The entrance leads to a room that has a switch in the center and a laser barrier on the left and right side. using the switch will deactivate the lasers. The left path eventually splits into two smaller paths that quickly converge in a room with large cylinders and a switch in the center of it. Pressing the switch will make hidden doors next to the switch at the end of the secret entrance open. The right side leads to a large, multistory room with a generator in the center of it and switch at the bottom. Destroying the generator and/or using the switch does nothing.
Going past the hidden doors that were opened by the switch on the left side will have the player end up in a hallway that has Troopers in red-lit rooms on both sides of the hallway. The red rooms are covered behind glass, but once the Troopers are awakened, they will likely shoot the glass in order to hit the player, inadvertently releasing them from their "cages".
Past the red room hallway is a bridge connecting one side of an underground area filled with water to another. The bridge has two Captains on it, and there are paths at the start and end of each side of the room that let the player enter the water. However, there's nothing except maybe a stray enemy or two in them, and the only way to get back up is to use the Jetpack.
After going through the bridge room, the player will end up in another hallway, but this one has computer rooms filled with Troopers in them. At the end of the hallway is a large double door, but the door is bugged and will not open all the way. The player has to open it and run through it once it's large enough for the player to squeeze through it.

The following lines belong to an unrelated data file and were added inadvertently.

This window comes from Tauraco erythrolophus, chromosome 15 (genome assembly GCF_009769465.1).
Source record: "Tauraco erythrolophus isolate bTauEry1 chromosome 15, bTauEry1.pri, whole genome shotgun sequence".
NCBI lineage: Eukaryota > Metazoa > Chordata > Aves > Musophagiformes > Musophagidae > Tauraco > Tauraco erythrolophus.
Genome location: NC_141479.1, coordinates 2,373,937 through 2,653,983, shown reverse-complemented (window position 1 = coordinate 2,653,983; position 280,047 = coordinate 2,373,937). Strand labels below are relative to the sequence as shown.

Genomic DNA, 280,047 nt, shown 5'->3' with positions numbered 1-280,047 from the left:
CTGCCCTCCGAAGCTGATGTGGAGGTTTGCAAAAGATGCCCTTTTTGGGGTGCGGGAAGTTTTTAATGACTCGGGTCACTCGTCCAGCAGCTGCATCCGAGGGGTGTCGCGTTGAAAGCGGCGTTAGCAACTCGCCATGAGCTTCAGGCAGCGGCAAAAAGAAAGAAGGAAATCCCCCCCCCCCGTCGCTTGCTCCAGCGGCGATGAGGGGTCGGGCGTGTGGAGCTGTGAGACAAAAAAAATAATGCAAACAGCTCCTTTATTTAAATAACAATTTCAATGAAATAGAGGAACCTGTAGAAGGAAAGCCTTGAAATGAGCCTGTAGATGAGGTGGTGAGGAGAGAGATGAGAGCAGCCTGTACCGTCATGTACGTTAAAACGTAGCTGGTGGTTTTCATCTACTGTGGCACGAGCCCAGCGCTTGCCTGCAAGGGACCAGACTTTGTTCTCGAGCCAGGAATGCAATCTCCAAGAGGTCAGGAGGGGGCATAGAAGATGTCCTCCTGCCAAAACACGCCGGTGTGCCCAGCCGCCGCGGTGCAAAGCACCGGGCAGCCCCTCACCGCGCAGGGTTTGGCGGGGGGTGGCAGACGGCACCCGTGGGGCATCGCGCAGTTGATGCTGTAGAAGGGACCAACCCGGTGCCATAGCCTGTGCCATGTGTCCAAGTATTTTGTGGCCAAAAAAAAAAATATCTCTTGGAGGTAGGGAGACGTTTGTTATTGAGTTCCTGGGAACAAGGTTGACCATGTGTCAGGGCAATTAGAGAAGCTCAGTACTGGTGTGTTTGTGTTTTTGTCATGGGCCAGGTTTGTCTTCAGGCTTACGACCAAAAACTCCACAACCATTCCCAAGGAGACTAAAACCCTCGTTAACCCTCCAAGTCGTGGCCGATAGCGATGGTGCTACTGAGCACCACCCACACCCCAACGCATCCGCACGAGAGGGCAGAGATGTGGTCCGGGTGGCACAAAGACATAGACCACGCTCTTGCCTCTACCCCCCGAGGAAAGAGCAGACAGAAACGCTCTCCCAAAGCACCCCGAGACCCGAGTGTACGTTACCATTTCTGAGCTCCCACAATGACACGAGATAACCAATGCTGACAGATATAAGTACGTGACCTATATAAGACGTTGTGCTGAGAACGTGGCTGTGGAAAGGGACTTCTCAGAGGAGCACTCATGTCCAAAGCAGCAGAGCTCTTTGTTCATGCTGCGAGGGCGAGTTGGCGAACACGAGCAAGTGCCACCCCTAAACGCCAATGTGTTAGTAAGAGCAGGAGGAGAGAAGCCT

The double-doors lead to a large, round area. Behind the double doors the player just exited are two doors that lead to the computer rooms seen in the previous hallways, letting the player clean them up and get the battery ammo in them.
The large, round room has a red area that contains a switch in the end of it. The switch can be hard to activate, but getting on top of it, then using it, seems to work better. Once the swtich is used, two parts of the circular area will come down, revealing a lot of Drone 1s. The right chunk that was lowered contains nothing, but the left one has some RPG ammo and a switch. Use the switch like the one before, and a chunk near the back of the room will also lower, revealing more Drone 1s and a switch that goes much higher than the other ones. Use the switch (the Jetpack is essential for getting it), and a wall in the back of the room will go down, revealing a gaggle of Drone 1s and Troopers. Going past the wall that was lowered will reveal what looks like a teleporter, which is the level's exit. using the teleporter will crash the game because the level it's looking for doesn't exist.
M8 uses the version 4 level format, which the prototype cannot play. To fix this, download the "convmap" package from Ken Silverman's website, then drag "M8.MAP" onto "convmap5.exe". This will convert the level to the level format the prototype expects, allowing it to be played.
After starting it up, this level can be quickly seen as a prototype version of the waterfall area in the final game's "Overlord" (E2L9) level, making it one of the oldest parts of the game. However, M8 has several differences, such as a smaller scale, stairs instead of slopes connecting the different parts together, less detail, completely different textures, and elevators that help connect the floors that were removed in the final game.
The player starts on the right side of the bottom floor. The final game has the player enter it from the left side instead. The level lacks an exit as well.
It's also notable that M8 was last modified on July 2nd, 1994, giving it the oldest "last modified" date in the prototype.